Young People and the European City: Age Relations in Nottingham and Saint-Etienne, 1890-1940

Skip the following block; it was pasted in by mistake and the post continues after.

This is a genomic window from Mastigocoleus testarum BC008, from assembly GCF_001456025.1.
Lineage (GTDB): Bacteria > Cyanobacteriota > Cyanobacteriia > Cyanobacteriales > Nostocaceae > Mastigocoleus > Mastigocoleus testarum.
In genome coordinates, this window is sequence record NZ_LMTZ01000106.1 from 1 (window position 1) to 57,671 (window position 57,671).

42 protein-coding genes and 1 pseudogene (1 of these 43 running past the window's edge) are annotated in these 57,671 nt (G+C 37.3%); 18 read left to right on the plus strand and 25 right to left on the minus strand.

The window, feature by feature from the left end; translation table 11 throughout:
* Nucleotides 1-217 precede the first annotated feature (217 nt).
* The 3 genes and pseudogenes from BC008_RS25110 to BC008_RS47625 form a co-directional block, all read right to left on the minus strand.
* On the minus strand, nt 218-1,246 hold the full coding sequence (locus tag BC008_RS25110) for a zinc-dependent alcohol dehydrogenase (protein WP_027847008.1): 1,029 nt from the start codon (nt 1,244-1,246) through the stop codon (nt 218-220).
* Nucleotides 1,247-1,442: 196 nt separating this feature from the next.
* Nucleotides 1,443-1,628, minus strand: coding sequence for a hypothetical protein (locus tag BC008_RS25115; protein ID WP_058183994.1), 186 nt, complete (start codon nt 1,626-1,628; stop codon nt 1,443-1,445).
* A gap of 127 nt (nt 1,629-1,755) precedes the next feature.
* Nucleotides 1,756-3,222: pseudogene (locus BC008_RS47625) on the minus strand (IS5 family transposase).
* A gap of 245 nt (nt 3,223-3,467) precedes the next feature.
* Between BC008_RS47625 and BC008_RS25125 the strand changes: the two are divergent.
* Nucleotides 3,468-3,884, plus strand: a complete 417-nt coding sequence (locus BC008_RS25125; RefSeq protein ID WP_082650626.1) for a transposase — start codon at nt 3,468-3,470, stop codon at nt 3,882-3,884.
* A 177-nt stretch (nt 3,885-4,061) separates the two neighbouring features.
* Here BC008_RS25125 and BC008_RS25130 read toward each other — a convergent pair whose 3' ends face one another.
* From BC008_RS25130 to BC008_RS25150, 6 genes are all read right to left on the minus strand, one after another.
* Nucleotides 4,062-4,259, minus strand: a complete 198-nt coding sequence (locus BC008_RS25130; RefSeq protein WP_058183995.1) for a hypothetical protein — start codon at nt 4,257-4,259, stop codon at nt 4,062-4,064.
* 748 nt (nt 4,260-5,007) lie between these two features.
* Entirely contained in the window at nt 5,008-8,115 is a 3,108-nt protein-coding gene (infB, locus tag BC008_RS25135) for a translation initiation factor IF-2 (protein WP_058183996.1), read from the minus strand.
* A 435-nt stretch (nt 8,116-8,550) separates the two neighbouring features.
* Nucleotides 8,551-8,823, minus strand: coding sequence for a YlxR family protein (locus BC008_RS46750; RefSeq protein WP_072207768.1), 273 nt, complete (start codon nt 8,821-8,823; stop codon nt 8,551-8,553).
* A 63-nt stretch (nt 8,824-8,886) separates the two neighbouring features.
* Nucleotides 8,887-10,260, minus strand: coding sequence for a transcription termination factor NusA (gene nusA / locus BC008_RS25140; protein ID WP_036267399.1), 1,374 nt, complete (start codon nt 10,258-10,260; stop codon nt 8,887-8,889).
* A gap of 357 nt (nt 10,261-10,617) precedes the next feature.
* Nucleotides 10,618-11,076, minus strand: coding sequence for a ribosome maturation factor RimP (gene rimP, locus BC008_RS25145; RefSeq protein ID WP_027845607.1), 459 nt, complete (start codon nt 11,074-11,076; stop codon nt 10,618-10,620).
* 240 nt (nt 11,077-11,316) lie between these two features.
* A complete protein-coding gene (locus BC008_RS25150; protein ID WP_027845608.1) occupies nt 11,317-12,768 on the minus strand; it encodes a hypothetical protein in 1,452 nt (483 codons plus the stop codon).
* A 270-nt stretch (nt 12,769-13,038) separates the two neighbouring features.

As European society became more urbanised in the 19th century and new approaches to city life were developed, educated observers began to articulate their fears about the impact that cities had on the young. No less alarming were instances of misbehaviour by young city dwellers, which commentators often sought to explain through reference to environmental conditions. Remedying the particular problems faced by young people in cities required influence over this group. As the city was seen to have undermined traditional links between older generations and the young, it was clear that by the late nineteenth century new methods were necessary to reach and to improve young city dwellers. By raising the problem of the reciprocal relationship between the young and their cities, Europeans made the meaning of urban living an integral component in the ongoing debate about the rising generation.
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